And maybe, just maybe, someday I’ll be as good at poetry as Frankie is at raising goats. Not a bad goal, wouldn’t you say?

My left eye is trying to tell me something. Apparently, I have displeased it. The lid is red and swollen, probably signifying an allergic reaction. Into the trashcan went the mascara; I decided to go nude-faced until the displeasure ceases. Which posed a quandary — can I really go out in public without makeup?

I don’t wear much makeup, but without something on my eyes, my face tends to disappear, especially since I let my hair go “natural” (read: a mixture of brown and — to put it politely — silver). I’m one of those ghost-faced gals who needs a little color. Without makeup, I look old and tired. Not that I’m not old and tired — those are true things — it’s just that it’s not what I want the public to see. For their own sake. Being inordinately tall is one thing; being tall and preternaturally pale is bordering on spooky.

Nonetheless, I went out, makeup-free, and you know what? No one seemed to notice. It’s a funny thing. People look at you a lot less often than you might think. And what they conclude about you from a glance isn’t worth worrying about. In fact, most people are so self-conscious, they are likely not thinking about you at all.

Still, it made me wonder: What kind of mask am I putting on when I face God, and don’t I realize God can see right through it? My naked soul is certainly more frightening than my naked face. I can dress my soul up in formal prayers, modulate my manners and voice (“see, God, I’m being patient!”), yet God sees every wart, scar and defect. It’s like those x-ray specs they used to advertise in the back of comic books, only these actually work. And God’s got the only pair.

I’m a little ashamed that God can see me as I am. Maybe that’s a good thing. Anything that motivates me to improve the actual quality of my soul is a plus. And maybe — like my eye — my soul will become less unsightly with time.

Can I turn a sow’s ear into a silk purse? Unlikely. Luckily for me, God loves sow’s ears. And tall, pale people. Just as they are.

My friend Marilyn, at age 83, is afraid of changes in the Catholic Church. Not because the Church is moving forward, but back — to pre-Vatican II thinking and acting. She doesn’t want to go back. Neither do I.

I don’t remember the Church pre-Vatican II; it was over before I was born. But I know the Church of my childhood, and it is the Church I love: open, welcoming, modern. Enough with the pomp and circumstance! Let the people be a true part of the celebration of their faith! Primacy of conscience! Right to legitimate dissent! Sensus fidelium!

Many parishes, alas, are regressing. There is a patina of lost glory around things like Latin masses, altar boys in red cassocks with censors and incense, and the clergy being elevated to a pedestal unreachable to the rest of us. Funnily enough, this pining for the old days occurs less in older people — who remember those days well — than in younger people, particularly younger priests. They like the idea of being cloaked in mystery, of being above and beyond the people of God. It makes them more important.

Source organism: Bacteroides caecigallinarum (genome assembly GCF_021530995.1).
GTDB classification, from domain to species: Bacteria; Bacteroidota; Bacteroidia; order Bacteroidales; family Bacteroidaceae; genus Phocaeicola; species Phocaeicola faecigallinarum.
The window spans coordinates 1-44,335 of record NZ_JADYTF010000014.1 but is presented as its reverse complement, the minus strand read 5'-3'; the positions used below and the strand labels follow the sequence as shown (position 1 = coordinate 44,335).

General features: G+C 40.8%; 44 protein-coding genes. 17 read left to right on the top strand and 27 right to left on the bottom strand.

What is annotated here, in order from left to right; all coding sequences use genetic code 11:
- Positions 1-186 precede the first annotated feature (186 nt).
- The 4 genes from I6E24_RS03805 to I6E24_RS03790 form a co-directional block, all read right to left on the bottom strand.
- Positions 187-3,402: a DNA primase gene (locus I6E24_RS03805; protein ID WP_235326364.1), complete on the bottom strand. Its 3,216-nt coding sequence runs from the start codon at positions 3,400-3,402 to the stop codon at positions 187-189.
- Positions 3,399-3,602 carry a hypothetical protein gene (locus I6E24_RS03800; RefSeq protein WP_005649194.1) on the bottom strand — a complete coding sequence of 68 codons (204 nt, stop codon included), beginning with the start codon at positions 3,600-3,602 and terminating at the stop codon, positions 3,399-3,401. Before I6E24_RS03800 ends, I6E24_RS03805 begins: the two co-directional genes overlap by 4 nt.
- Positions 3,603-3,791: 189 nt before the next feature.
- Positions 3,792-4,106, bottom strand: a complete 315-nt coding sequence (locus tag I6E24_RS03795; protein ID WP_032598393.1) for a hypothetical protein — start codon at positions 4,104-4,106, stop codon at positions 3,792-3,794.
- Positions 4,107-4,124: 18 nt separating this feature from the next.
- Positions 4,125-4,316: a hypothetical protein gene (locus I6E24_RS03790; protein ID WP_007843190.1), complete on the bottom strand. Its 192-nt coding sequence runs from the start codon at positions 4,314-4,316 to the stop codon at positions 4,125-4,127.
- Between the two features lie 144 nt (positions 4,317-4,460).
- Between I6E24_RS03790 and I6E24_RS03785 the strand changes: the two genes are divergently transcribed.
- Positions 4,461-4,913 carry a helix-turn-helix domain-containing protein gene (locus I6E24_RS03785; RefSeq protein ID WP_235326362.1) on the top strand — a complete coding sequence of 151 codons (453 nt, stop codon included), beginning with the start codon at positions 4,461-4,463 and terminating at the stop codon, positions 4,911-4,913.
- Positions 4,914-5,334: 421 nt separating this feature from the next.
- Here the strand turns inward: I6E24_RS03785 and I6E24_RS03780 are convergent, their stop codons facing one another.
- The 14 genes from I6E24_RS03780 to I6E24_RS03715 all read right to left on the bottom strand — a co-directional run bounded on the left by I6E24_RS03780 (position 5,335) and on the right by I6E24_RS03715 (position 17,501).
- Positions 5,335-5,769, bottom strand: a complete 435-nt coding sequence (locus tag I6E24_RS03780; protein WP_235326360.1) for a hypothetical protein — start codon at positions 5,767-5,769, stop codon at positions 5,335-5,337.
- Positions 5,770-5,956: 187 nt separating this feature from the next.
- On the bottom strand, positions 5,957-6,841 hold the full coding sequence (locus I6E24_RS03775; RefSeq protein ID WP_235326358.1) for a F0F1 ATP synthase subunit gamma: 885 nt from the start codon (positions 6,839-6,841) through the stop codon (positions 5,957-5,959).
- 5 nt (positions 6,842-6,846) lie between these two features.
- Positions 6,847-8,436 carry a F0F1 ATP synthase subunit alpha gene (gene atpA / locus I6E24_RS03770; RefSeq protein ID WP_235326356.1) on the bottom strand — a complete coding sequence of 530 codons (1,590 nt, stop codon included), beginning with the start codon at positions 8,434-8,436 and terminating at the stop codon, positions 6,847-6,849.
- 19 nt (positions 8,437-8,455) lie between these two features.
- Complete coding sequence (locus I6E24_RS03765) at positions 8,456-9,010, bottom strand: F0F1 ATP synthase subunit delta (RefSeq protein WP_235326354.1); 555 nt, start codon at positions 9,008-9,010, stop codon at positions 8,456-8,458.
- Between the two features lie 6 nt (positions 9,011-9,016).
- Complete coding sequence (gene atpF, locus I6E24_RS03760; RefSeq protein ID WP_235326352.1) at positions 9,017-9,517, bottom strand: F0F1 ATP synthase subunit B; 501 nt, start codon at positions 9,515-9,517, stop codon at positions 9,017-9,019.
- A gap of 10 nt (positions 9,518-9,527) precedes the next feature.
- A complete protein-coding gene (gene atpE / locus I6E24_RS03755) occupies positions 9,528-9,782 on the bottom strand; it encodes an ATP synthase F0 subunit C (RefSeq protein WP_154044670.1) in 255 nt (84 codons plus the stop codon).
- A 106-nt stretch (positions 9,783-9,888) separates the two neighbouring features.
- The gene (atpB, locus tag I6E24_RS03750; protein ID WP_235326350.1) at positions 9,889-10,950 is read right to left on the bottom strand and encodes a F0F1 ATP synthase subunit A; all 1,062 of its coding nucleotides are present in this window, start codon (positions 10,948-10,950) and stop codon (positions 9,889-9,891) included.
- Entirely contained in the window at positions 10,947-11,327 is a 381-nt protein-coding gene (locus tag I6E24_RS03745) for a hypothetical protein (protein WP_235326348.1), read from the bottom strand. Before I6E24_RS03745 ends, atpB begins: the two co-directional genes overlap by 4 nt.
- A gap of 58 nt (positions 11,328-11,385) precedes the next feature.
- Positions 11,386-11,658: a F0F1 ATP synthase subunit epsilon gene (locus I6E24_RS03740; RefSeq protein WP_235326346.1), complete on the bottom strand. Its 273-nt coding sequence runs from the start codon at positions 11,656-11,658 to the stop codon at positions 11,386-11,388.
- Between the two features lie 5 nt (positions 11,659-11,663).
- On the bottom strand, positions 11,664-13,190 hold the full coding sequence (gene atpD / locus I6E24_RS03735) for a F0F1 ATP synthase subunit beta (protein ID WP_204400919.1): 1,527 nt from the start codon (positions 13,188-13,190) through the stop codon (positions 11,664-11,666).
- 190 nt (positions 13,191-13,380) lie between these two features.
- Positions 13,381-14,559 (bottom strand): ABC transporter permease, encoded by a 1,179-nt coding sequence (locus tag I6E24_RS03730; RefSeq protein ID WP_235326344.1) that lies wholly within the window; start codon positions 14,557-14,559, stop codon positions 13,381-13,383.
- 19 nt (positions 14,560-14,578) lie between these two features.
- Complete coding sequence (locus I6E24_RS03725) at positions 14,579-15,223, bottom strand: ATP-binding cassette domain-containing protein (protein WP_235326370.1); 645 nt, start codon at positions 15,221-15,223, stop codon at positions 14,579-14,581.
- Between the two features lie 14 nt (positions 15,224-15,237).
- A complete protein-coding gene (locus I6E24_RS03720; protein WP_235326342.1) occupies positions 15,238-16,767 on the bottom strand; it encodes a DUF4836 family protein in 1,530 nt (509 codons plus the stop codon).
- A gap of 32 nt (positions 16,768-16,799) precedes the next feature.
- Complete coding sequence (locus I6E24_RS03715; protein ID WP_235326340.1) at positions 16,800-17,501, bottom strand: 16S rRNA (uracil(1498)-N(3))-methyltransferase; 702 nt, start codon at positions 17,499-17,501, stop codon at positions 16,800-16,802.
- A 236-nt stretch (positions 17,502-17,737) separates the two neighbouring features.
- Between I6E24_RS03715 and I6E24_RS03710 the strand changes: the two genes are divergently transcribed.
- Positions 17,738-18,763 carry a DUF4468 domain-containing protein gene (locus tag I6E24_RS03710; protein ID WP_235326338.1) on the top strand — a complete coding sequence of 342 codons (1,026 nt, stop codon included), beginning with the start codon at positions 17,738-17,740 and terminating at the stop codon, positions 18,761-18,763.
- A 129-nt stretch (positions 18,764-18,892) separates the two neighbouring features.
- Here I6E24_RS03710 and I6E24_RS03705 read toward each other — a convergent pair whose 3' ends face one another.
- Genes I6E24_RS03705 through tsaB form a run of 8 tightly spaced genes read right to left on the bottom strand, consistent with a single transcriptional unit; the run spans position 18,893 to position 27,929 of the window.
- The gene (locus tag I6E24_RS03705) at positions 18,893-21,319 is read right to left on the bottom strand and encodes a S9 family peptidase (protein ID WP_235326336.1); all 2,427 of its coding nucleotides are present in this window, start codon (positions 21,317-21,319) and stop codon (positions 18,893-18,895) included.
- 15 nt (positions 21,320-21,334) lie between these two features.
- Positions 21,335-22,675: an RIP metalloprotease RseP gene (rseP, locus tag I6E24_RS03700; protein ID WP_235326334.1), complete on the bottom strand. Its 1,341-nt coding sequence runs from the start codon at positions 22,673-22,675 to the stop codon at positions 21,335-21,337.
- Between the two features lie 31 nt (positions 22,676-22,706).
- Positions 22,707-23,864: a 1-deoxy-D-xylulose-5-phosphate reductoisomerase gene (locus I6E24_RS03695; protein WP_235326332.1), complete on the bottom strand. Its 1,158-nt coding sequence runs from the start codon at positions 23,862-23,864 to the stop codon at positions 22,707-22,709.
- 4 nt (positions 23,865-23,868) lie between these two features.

I read some comments by a German nun this week questioning, again, the regulation against women priests. (Here’s a hint: It basically comes down to “the wrong plumbing.”) You should have read the responses on Facebook from the so-called faithful! “Your job is not to doubt; it is to obey.” “The bishops and cardinals know best.” Do they? Is it? Primacy of conscience. Right to legitimate dissent. Sensus fidelium. All of these things back the nun, not the Facebook commenters. Is no one being taught the lessons of Vatican II?

I am hoping this regression to the “good old days” will lapse into obscurity. Just as the ‘80s brought back the ‘50s — and then promptly forgot them — I hope that the shine will come off the apple of the pre-Vatican II church and that the precepts of Vatican II will come back into the spotlight again. Because going backward has never been the answer, in any human endeavor. We can only move ahead. Even if that means leaving some people behind.

By now you’ve heard about the college admissions scandal that’s rocking both academia and Hollywood. It’s just another example of what privilege affords in this country — and in this world. Where can we look for justice, equality, fair play? Revolution? Revolutions erupt into bloodshed. Maybe there’s a different way, a gentler way….

I used to wish for a burning bush,
all roaring heat and choking smoke,
too hot for ignorance to withstand:
it would burn, blackened twigs snapping.
But now I think: Perhaps a campfire,
burning low, welcoming, warming.
As each stranger sidles up to it,
there is a murmuring, you are home.
As the feeling comes back into flesh,
we realize that we can pick, together,
the weeds of injustice.
Small love, over time,
will do the work of wildfires.
And anyone can light the match.

Little darlin’ (as the late, great George Harrison might say), it’s been a long, cold, lonely winter. Even if you don’t believe in global warming or climate change (you should; it’s as provable as gravity), you must admit that it’s been a wild wintery ride — so much rain in California, there’s no longer a drought (in fact, some towns have turned into islands), bitter cold and snow throughout the Midwest, tornados down South. Dark days, folks.